Forgiveness does not erase the crime
For the traditional pre-Christmas simbang gabi (dawn masses, actually), the first of which is scheduled at dawn tomorrow, there will be an anticipated Mass at 9 p.m. tonight (Thursday) in front of the People Power monument on Edsa. It is dubbed “Sambayanan, simbang gabi ng siklab bayan.” (Samba means worship, and sambayanan means people or society.)
A people in worshipful, prayerful gathering. A people crying out to the Savior, “Maranatha!” Halina! Come! Bring candles, your aching hearts, your trembling hopes.
The gathering, sponsored by The Coalition Against the Marcos Burial at the Libingan Ng Mga Bayani (CAMB-LNMB), is the first of this year’s Advent dawn Masses. The Filipino Catholic practice is rich in symbolism as it prepares the faithful for the celebration of the birth of Jesus Christ, Savior and the Light of the world.
The gathering hopes to highlight the concerns of many, especially the “encroaching darkness in these troubled times.” The organizers stress that in view of all these, “Christmas then takes on a deeper meaning, imbuing the Filipino nation with strength and courage to band together, to seek truth and justice and the preservation of our hard-won and most cherished freedoms as symbolized in the People Power monument.”
I hope the gathering turns out to be a really solemn gathering and not an occasion for onlookers, cynics and skeptics to grouse about those who do not want to “forgive and forget” and who refuse to “move on”—that is, the victims of Ferdinand Marcos’ martial rule who insist on history being set aright, not revised or twisted for the benefit of those who had wounded and scarred this nation.
Forgive, this is what revisionists so sanctimoniously admonish those who insist on the truth and who expose the lies for the young generation to see. Forgive? Move on?
I will not tire saying this: Those who underwent horrendous sufferings during the Marcos dictatorship have long moved on with the scars, lifted up their bloody memories to the heavens, cleansed their hearts of anger for their very own sake and peace of mind. (Though some succumbed to the trauma and lived a troubled existence.) But the survivors—how to continue getting on with their lives when they are suddenly given the most painful cut of all? The tyrant and plunderer who gave them hell, dead for 27 years, was given a hero’s burial in hallowed grounds reserved for the valiant and noble. No thanks to President Duterte and nine of the 15 Supreme Court justices.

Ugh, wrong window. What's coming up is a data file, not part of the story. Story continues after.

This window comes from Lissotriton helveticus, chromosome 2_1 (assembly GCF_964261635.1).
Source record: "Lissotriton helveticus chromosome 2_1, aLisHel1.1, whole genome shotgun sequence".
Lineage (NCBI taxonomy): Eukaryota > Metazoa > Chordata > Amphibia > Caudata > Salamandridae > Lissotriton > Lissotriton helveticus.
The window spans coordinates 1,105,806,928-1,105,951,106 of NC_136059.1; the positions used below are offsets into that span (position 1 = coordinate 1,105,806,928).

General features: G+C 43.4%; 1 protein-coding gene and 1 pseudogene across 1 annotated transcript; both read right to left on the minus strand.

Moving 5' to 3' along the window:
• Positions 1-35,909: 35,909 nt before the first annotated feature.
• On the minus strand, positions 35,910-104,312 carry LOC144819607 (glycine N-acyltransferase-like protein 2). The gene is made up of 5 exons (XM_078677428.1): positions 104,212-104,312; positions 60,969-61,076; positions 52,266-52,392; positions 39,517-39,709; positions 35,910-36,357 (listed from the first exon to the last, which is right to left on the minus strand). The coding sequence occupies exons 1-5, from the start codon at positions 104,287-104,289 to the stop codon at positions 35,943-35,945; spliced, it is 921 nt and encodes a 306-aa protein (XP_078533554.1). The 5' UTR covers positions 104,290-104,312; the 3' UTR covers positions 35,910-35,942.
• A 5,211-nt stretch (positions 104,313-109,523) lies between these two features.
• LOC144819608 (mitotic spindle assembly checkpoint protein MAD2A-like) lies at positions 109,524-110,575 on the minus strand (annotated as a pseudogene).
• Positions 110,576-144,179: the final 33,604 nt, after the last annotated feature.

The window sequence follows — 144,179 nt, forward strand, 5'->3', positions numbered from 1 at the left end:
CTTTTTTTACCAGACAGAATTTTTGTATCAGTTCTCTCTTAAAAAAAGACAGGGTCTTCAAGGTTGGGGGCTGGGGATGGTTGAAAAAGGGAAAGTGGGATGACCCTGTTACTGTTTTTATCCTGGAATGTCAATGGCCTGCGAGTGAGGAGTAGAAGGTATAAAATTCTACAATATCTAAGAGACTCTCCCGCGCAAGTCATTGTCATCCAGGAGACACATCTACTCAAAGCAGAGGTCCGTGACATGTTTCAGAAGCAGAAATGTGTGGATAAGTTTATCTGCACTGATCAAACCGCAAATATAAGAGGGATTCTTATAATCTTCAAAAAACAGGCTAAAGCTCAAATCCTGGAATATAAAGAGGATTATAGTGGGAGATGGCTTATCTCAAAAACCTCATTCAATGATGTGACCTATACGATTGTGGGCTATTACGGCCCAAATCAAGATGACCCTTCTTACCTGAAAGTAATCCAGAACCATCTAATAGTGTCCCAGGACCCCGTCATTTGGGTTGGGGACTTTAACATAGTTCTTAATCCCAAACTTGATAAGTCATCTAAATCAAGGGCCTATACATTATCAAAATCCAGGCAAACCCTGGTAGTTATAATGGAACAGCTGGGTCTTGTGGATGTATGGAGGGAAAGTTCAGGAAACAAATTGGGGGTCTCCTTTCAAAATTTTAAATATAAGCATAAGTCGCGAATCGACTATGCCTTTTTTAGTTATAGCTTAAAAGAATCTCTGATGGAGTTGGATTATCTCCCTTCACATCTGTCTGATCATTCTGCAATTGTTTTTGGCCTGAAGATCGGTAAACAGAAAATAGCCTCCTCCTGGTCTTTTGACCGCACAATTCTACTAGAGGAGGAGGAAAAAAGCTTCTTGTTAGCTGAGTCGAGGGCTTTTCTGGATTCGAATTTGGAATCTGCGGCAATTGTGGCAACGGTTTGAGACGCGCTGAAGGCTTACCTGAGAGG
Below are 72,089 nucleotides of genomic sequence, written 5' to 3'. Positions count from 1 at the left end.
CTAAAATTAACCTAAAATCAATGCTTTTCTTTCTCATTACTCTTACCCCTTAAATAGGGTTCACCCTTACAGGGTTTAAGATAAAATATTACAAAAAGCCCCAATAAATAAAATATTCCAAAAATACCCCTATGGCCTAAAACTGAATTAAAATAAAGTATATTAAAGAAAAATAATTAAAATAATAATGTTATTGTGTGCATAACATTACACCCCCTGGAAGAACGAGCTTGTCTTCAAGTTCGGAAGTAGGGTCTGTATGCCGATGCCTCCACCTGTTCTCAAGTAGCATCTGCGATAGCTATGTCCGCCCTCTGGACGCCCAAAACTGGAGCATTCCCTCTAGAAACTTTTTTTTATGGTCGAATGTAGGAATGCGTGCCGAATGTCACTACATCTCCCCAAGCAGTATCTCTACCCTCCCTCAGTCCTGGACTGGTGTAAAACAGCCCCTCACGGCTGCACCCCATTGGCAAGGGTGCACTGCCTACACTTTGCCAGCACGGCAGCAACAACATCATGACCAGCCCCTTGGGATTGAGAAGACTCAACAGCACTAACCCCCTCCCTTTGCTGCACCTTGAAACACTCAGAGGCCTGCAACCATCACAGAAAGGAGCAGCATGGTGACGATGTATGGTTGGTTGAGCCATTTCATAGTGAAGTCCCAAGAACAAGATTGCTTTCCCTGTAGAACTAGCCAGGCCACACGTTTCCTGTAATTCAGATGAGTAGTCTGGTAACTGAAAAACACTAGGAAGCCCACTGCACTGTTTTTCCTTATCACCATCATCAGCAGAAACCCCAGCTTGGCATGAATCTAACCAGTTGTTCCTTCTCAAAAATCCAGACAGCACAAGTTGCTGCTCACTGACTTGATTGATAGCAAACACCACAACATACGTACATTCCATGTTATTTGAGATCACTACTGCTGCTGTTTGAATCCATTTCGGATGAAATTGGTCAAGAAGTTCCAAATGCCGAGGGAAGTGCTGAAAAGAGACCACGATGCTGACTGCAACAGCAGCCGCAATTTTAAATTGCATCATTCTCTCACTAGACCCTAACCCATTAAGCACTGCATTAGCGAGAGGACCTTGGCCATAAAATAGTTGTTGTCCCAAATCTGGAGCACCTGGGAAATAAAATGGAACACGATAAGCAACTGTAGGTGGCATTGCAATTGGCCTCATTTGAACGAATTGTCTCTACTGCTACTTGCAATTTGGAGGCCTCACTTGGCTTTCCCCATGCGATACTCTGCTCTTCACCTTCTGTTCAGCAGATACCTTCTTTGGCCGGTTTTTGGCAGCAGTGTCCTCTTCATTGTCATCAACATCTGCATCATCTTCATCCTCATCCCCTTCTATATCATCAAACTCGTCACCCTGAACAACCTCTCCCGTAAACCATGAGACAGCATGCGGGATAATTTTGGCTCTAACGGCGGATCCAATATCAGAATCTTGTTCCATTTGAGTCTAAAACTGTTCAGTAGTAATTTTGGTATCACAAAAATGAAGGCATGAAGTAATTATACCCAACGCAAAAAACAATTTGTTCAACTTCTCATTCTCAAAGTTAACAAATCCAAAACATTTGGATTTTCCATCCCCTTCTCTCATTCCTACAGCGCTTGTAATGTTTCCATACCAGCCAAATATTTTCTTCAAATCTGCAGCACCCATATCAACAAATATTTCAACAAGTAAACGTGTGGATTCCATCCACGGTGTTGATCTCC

Forgiveness does not absolve the criminal. Forgiveness does not erase the crime. Forgiveness and absolution are not for the unrepentant. So those who use the profound “F” word in vain, think again.
Metanoia is the Greek word for repentance. Meta means “after” and nous means “mind.” Metanoia requires a change in the mind or in the inner person.
Nobody from the Marcos family has sincerely shown atonement or sought forgiveness from the victims of martial rule. Is the compensation due the victims (Republic Act No. 10368) all about money? No. Above all, it is to show the Marcoses’ culpability. When the Swiss government returned the ill-gotten wealth stashed in Swiss banks, it was on condition that the Philippine government give it to the martial law victims. What better way to show there was tyranny and plunder, what better way to show there were victims?
In the case of the class suit filed in a Hawaii court and won by close to 10,000 victims/claimants (worth $2 billion), their victory was also meant to show that, indeed, there were that many victims and that much stolen wealth.
The hunt for the missing “Marcos art” worth billions of dollars is seeking fresh momentum, a New York Times report said. Finders keepers—the Philippine government or the almost 10,000 claimants.
In this season of Advent and hopeful waiting, it behooves us to cleanse ourselves of resentment, to open ourselves to hope and gladness, but we must also be compelled to be carriers of truth and light and not pull down the shroud of darkness and untruths that would carry us back to the anni terribilis, the dreadful years when we were in shackles.
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